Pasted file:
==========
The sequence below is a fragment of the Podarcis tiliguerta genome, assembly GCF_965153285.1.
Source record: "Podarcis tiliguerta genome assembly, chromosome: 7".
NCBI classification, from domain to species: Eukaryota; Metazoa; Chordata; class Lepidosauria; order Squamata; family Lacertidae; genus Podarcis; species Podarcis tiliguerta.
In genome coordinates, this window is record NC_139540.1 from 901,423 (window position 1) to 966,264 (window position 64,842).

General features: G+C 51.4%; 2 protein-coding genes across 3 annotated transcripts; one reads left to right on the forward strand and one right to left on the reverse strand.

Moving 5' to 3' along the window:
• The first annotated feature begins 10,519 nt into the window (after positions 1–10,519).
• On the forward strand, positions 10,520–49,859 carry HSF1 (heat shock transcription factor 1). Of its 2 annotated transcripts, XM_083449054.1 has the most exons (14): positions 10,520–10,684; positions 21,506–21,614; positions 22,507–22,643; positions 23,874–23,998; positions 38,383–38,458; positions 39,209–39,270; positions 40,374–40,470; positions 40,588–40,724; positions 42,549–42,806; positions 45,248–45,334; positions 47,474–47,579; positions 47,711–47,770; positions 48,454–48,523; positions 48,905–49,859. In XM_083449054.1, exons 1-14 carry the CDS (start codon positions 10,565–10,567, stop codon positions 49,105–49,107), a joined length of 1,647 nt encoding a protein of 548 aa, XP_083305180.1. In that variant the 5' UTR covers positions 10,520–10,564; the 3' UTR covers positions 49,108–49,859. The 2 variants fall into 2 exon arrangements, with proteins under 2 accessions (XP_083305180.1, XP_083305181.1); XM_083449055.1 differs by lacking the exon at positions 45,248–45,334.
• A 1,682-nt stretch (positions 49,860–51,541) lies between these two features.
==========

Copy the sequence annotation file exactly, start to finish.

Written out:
The sequence below is a fragment of the Podarcis tiliguerta genome, assembly GCF_965153285.1.
Source record: "Podarcis tiliguerta genome assembly, chromosome: 7".
NCBI classification, from domain to species: Eukaryota; Metazoa; Chordata; class Lepidosauria; order Squamata; family Lacertidae; genus Podarcis; species Podarcis tiliguerta.
In genome coordinates, this window is record NC_139540.1 from 901,423 (window position 1) to 966,264 (window position 64,842).

General features: G+C 51.4%; 2 protein-coding genes across 3 annotated transcripts; one reads left to right on the forward strand and one right to left on the reverse strand.

Moving 5' to 3' along the window:
• The first annotated feature begins 10,519 nt into the window (after positions 1–10,519).
• On the forward strand, positions 10,520–49,859 carry HSF1 (heat shock transcription factor 1). Of its 2 annotated transcripts, XM_083449054.1 has the most exons (14): positions 10,520–10,684; positions 21,506–21,614; positions 22,507–22,643; positions 23,874–23,998; positions 38,383–38,458; positions 39,209–39,270; positions 40,374–40,470; positions 40,588–40,724; positions 42,549–42,806; positions 45,248–45,334; positions 47,474–47,579; positions 47,711–47,770; positions 48,454–48,523; positions 48,905–49,859. In XM_083449054.1, exons 1-14 carry the CDS (start codon positions 10,565–10,567, stop codon positions 49,105–49,107), a joined length of 1,647 nt encoding a protein of 548 aa, XP_083305180.1. In that variant the 5' UTR covers positions 10,520–10,564; the 3' UTR covers positions 49,108–49,859. The 2 variants fall into 2 exon arrangements, with proteins under 2 accessions (XP_083305180.1, XP_083305181.1); XM_083449055.1 differs by lacking the exon at positions 45,248–45,334.
• A 1,682-nt stretch (positions 49,860–51,541) lies between these two features.